A site I have really enjoyed visiting is http://www.naveenmalli.com. I don’t visit as regularly as I’d like to, but every so often I’ll remember it, and go back to catch up on what I’ve missed. It’s a production blog, covering the long, often difficult process writer Naveen Malli has gone through to get his comic, Zi, created and published. Malli’s passion for the project is quite infectious, and so I found myself rooting for him and for Zi, to the point where I was really excited to read this, the at-long-last completed first issue of the series. In my mind, its reputation has preceded it. Thankfully, the comic itself manages to live up to its reputation, and proves to be an enjoyable read.
One recurring trend found in the commentaries on Naveen Malli’s blog is an outspoken hatred of superheroes. So I was quite surprised, upon reading this first issue of Zi, to discover what is in a lot of ways a classic superhero story. The familiar iconography of capes and tights are absent, but this is a story that taps into one of the core appeals of the superhero genre: what if you discovered that your life wasn’t what you thought it was, that you had incredible powers, that you were able to change the world? These are relevations that our protagonist, prodigal monk Michael, faces over the course of this issue, in a relentlessly paced debut chapter that finds Michael and mentor Christopher going on the run, chased by shady government types. It’s a very quick read, as the brisk, exciting pace of the narrative carries you through the comic in a flash.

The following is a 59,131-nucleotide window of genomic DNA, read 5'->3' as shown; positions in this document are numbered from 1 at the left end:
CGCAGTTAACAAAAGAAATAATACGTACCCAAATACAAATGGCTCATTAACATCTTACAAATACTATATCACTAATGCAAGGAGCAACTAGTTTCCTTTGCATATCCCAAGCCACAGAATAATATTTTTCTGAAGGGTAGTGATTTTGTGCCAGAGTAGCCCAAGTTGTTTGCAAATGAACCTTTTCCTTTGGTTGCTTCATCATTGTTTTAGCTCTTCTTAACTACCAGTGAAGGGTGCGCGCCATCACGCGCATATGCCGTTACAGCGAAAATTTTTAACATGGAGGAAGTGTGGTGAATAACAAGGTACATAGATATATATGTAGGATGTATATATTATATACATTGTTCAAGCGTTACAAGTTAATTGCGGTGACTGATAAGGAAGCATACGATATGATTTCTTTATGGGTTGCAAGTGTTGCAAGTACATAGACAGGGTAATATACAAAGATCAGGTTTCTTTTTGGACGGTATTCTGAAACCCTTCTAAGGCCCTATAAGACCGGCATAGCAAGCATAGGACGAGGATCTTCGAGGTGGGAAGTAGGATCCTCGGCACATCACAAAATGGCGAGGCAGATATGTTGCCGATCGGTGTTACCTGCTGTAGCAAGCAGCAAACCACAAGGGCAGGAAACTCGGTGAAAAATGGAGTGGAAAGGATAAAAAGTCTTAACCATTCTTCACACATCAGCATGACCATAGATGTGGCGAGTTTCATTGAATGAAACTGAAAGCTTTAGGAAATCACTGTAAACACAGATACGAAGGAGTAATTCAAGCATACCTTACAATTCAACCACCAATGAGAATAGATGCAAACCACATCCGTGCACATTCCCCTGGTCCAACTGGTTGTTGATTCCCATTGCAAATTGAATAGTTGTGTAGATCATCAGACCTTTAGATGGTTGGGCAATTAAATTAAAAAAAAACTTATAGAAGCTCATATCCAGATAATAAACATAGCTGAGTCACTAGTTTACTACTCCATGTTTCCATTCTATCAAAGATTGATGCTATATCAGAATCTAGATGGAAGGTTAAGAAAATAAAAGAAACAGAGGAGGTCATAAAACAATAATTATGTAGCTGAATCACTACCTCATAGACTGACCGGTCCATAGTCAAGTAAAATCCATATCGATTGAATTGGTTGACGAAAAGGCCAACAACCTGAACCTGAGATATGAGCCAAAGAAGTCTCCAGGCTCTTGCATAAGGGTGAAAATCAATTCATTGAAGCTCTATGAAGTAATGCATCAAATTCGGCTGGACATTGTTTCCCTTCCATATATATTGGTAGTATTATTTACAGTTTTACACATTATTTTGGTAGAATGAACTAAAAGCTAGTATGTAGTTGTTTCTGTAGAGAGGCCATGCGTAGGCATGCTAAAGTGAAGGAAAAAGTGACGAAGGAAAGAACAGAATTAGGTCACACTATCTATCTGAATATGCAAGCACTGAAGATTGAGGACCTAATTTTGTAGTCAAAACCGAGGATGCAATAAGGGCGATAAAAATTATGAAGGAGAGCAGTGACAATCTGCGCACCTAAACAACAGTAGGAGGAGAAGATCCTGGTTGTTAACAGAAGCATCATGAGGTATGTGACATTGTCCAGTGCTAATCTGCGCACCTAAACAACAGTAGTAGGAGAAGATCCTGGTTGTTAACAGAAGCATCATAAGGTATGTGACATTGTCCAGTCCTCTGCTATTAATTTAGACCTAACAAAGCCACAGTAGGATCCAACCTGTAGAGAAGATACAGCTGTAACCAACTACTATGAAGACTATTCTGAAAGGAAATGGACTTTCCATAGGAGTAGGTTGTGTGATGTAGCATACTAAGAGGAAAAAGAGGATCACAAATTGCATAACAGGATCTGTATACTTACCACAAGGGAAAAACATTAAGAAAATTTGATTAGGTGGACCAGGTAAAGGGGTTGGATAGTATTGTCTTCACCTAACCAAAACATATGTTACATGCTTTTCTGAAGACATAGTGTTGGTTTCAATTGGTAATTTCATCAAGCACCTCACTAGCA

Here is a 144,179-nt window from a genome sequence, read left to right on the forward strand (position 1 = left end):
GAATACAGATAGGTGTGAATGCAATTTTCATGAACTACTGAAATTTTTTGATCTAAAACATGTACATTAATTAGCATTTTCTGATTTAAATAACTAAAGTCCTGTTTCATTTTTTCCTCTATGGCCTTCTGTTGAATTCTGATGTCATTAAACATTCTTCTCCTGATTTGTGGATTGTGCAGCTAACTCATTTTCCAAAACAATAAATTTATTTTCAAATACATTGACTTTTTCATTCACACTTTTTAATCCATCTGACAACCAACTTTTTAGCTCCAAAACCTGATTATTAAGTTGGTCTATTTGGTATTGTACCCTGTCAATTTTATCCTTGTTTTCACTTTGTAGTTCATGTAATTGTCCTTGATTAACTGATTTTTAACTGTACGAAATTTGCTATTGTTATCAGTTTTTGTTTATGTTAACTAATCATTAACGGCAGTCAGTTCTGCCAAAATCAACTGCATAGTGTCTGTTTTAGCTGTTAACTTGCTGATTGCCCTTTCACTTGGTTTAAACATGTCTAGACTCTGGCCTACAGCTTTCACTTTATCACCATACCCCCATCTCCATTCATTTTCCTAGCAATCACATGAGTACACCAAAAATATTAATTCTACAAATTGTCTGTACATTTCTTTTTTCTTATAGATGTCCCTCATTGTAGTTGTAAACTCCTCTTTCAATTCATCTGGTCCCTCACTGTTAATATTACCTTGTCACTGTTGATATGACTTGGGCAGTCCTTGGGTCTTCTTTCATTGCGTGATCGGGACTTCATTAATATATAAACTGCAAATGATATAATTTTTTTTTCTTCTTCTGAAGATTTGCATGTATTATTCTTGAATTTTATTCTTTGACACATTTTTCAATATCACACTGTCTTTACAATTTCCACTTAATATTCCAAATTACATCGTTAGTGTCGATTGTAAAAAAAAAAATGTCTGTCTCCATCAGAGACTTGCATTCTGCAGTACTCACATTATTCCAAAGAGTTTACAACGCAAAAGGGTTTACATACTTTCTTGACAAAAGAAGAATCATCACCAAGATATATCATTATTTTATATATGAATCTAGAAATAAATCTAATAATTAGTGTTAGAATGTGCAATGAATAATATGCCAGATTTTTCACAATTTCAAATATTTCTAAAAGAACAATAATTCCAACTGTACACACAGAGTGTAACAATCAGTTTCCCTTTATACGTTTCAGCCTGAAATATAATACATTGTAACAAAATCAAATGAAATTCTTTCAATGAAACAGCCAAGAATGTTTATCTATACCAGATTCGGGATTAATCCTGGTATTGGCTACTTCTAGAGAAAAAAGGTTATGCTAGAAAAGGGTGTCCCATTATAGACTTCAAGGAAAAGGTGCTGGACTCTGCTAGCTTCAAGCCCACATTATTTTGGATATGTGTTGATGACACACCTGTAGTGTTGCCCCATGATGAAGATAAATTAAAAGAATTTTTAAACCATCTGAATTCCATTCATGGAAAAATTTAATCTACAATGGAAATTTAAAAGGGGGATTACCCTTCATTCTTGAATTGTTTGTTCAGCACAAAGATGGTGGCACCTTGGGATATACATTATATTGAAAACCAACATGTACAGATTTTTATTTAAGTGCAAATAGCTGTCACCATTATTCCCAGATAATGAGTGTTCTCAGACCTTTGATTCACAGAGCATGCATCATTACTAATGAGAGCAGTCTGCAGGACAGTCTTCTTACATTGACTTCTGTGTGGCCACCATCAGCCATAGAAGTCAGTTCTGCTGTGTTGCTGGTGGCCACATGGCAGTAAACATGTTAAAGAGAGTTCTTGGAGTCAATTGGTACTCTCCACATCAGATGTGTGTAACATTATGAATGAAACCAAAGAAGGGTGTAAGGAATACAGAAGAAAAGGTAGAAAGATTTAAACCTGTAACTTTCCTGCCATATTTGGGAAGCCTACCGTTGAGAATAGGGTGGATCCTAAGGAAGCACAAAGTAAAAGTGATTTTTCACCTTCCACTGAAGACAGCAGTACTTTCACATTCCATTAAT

But there’s some substance underneath all the style. Michael himself is struggling with his faith and his place in the world, and as his status quo radically alters over the course of the issue, these problems become compounded, with the answers he’s been seeking possibly not the ones he’s been wanting to hear. Less effective are the ominous opening and closing scenes that bookend the issue. In each case they are a bit brief and jarring, leaving you feeling disconnected from the main story rather than having your experience of it enrichened. But the backmatter – a fake newspaper article about the mystery surrounding the supposed first city of Eridu – is arguably the most intriguing element of the whole comic, and I imagine these scenes, seemingly holding only a tenuous link to what is going on elsewhere, will make greater sense in the context of the larger story.
I had mixed feelings about the artwork of Antonio Brandao. At times, the facial expressions and body language of the characters are a little awkward, but Brandao excels in the action scenes, crafting a sense of chaos and frantic movement with his panel layouts. His location work is also impressive, particularly his rendition of Las Vegas. His inks are a little heavy, which blots out some of the details of the linework, but the rough edges are smoothed down by some rich, textured colors by Edgar Arce.
So, there are a couple of minor flaws here and there, but much of these are little niggles I think can be ironed out as the story progresses and we are further immersed in the mythology of Eridu. The main thing is that we’re introduced to some interesting concepts and likeable characters, so there is enough of a hook to make us want to keep reading until the larger story takes shape. I’m glad that Naveen Malli has finally got Zi out there for the world to read, and I’m even more glad that it’s shaping up to be a quality comic.